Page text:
Tudor Jovin, MD
February 9, 2023 — Imperative Care, a medical technology company developing connected innovations to elevate care for people affected by vascular diseases, today announced the formation of Kandu Health, a digital health startup company with the aim of changing the course of stroke recovery and post-acute care.
The company also announced that Tudor Jovin, M.D., an internationally renowned researcher and practitioner in the treatment of stroke and other cerebrovascular disorders, has joined Kandu Health as its Chief Medical Officer. Dr. Jovin serves as Medical Director of the Cooper Neurological Institute, and Chairman and Chief of Neurology at Cooper University Health Care in Camden, New Jersey. He is also a Professor of Neurology and Neurological Surgery at Rowan University’s Cooper Medical School.
“The formation of Kandu Health as an independent company will allow us to scale our programs to bring critical support to people affected by stroke,” said Kirsten Carroll, Kandu Health’s General Manager. “We are honored to have Dr. Jovin’s expertise and guidance. With the support of our team of stroke survivors and healthcare professionals, Kandu Health is empowering stroke survivors to take charge of their recovery and achieve their best life after stroke.”
“Our commitment to transforming the full continuum of care for people affected by stroke and other vascular conditions is rooted in the reality that the challenges for these patients do not end when they leave the hospital. Our strategy at Imperative Care has been to foster connected innovations across multiple development programs that can, in turn, connect care across the entire patient journey,” said Fred Khosravi, Imperative Care’s Chairman and CEO. “Through this formation as an independent company, Kandu Health will focus on its digital health platform and scale its critical patient solutions rapidly.”
In the United States, 800,000 people have a stroke each year1. Historically, most investment in stroke care has focused on acute intervention. While most people who have a stroke survive, they usually return home with changed bodies, minds, and lives. Research indicates that in the first three months after a stroke, the average survivor needs nearly 50 hours a week2 of informal care. Post-acute clinical care in the first year after stroke is estimated to cost $20 billion annually, primarily driven by a one-year re-hospitalization rate of about 50% from events like recurrent stroke, infections and falls. 3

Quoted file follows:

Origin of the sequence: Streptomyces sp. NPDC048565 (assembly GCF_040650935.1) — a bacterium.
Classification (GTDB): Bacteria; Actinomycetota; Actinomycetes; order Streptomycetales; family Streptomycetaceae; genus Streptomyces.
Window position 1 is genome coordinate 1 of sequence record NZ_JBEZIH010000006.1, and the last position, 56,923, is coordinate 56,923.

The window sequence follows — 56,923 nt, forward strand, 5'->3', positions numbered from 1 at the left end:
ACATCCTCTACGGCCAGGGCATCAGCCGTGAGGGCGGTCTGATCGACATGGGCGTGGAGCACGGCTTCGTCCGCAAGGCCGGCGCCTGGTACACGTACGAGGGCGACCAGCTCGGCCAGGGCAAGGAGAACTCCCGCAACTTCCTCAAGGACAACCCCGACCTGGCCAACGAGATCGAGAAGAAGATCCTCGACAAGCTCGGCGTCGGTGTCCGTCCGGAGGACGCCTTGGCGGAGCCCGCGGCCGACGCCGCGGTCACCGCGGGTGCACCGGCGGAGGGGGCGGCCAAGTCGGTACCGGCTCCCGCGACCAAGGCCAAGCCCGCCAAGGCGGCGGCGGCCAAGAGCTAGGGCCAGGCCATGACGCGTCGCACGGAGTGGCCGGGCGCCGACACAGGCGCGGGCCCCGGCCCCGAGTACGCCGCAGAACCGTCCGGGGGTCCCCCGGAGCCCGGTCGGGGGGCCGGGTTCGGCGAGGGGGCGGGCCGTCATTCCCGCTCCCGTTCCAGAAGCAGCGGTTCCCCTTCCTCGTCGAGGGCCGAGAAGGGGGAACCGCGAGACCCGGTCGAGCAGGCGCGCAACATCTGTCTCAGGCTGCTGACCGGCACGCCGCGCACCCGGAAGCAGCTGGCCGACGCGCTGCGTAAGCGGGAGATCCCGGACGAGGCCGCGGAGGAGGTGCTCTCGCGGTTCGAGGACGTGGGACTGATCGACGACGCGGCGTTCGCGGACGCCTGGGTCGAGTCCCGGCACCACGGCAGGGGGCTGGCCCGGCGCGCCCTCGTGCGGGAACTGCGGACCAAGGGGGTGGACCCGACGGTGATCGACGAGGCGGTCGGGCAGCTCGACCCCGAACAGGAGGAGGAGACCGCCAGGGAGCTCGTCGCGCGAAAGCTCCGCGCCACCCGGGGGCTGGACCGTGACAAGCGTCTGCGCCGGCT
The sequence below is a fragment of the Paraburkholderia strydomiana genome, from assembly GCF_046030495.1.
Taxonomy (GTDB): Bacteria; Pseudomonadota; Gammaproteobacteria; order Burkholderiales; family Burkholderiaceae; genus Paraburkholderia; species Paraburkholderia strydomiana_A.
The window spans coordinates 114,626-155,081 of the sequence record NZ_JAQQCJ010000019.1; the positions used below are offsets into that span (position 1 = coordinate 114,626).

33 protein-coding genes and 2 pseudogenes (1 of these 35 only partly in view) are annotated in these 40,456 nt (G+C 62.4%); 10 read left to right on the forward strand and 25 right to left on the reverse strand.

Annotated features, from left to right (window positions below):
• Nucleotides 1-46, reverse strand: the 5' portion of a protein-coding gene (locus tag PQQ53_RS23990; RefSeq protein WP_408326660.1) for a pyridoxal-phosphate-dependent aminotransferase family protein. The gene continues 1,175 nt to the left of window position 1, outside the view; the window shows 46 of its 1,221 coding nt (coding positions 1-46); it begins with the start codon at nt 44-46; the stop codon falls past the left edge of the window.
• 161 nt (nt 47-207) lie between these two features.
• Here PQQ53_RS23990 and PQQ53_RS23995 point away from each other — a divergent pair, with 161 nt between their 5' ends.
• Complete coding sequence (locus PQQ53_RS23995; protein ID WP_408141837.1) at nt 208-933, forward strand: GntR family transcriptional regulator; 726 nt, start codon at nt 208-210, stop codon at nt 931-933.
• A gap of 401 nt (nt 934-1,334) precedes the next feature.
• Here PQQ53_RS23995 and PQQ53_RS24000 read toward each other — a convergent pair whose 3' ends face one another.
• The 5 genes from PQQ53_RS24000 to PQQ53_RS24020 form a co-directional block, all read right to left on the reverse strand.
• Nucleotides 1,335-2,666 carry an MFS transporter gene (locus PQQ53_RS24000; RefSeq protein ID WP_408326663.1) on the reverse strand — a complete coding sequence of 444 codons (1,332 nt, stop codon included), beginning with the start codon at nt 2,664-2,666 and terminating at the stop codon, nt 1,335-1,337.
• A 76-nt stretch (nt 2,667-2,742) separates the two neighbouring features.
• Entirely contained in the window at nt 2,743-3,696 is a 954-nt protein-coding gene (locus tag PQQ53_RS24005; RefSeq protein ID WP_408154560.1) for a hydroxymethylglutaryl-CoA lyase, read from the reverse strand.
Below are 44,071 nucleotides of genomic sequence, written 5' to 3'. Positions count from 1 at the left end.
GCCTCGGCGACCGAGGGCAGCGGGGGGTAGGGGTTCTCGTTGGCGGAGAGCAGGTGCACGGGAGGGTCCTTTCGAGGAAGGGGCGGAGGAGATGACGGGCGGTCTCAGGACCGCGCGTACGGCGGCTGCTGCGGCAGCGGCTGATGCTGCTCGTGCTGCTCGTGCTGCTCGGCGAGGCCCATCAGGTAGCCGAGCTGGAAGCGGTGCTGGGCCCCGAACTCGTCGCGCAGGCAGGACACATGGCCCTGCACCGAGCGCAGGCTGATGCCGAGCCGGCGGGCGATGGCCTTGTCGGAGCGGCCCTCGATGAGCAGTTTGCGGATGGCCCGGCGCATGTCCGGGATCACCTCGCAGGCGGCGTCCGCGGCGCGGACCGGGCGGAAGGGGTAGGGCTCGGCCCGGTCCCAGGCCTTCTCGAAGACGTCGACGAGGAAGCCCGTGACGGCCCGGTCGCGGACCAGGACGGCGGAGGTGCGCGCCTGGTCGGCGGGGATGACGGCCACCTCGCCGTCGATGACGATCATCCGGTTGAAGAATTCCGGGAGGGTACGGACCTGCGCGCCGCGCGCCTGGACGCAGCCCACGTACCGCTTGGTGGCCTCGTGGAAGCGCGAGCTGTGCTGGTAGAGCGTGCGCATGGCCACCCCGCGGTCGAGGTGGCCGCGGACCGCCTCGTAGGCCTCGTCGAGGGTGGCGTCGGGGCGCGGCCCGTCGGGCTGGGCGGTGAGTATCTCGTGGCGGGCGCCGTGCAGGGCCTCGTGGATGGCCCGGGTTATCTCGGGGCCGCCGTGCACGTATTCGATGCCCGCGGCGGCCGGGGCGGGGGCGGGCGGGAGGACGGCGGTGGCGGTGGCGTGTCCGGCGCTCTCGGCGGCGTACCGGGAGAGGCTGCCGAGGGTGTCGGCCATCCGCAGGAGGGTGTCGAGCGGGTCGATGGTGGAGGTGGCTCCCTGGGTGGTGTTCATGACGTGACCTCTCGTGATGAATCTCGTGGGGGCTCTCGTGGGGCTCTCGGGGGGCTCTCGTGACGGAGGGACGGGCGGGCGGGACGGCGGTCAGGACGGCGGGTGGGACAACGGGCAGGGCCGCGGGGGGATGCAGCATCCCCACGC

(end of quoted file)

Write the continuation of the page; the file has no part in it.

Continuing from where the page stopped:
Kandu Health offers remote clinical support from Kandu Navigators who are licensed healthcare professionals who provide education, resources and guidance, tailored to each participant. Kandu educational content and clinical programming is developed in collaboration between stroke survivors, care partners, and clinicians representing over 10 disciplines of medicine. Kandu’s services are primarily delivered through Kandu’s app and further supplemented by in-app tools and support groups. Kandu Health works closely with client healthcare institutions to ensure that care is well integrated and coordinated with existing programming.
“The Kandu platform serves as a bridge for stroke survivors, guiding them along their care plan and beyond after leaving the hospital,” said Dr. Jovin. “It also gives the survivor’s healthcare team new visibility and insights into the quality of life and long-term outcomes for patients who have returned home. Our hope is that this combination of technology and human care will decrease secondary events and help survivors maximize their potential for prevention and recovery after stroke.”
For more information: https://imperativecare.com